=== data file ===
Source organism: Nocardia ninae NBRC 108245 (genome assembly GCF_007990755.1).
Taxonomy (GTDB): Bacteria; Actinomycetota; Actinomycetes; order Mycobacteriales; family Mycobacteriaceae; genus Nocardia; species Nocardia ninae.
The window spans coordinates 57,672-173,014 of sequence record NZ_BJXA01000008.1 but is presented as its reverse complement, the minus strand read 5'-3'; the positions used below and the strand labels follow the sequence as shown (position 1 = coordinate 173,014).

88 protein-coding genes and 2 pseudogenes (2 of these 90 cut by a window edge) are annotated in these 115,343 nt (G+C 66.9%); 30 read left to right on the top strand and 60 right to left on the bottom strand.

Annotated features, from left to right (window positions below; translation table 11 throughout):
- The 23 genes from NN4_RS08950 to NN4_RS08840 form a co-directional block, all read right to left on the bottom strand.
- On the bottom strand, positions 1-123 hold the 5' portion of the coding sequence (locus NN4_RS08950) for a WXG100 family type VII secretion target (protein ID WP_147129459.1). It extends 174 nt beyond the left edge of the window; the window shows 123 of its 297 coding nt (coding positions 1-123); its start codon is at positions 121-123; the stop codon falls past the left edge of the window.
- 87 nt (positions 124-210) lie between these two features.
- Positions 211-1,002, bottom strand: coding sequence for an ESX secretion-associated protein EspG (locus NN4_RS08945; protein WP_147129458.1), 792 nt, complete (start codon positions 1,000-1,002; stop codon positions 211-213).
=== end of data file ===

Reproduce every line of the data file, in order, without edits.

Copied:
Source organism: Nocardia ninae NBRC 108245 (genome assembly GCF_007990755.1).
Taxonomy (GTDB): Bacteria; Actinomycetota; Actinomycetes; order Mycobacteriales; family Mycobacteriaceae; genus Nocardia; species Nocardia ninae.
The window spans coordinates 57,672-173,014 of sequence record NZ_BJXA01000008.1 but is presented as its reverse complement, the minus strand read 5'-3'; the positions used below and the strand labels follow the sequence as shown (position 1 = coordinate 173,014).

88 protein-coding genes and 2 pseudogenes (2 of these 90 cut by a window edge) are annotated in these 115,343 nt (G+C 66.9%); 30 read left to right on the top strand and 60 right to left on the bottom strand.

Annotated features, from left to right (window positions below; translation table 11 throughout):
- The 23 genes from NN4_RS08950 to NN4_RS08840 form a co-directional block, all read right to left on the bottom strand.
- On the bottom strand, positions 1-123 hold the 5' portion of the coding sequence (locus NN4_RS08950) for a WXG100 family type VII secretion target (protein ID WP_147129459.1). It extends 174 nt beyond the left edge of the window; the window shows 123 of its 297 coding nt (coding positions 1-123); its start codon is at positions 121-123; the stop codon falls past the left edge of the window.
- 87 nt (positions 124-210) lie between these two features.
- Positions 211-1,002, bottom strand: coding sequence for an ESX secretion-associated protein EspG (locus NN4_RS08945; protein WP_147129458.1), 792 nt, complete (start codon positions 1,000-1,002; stop codon positions 211-213).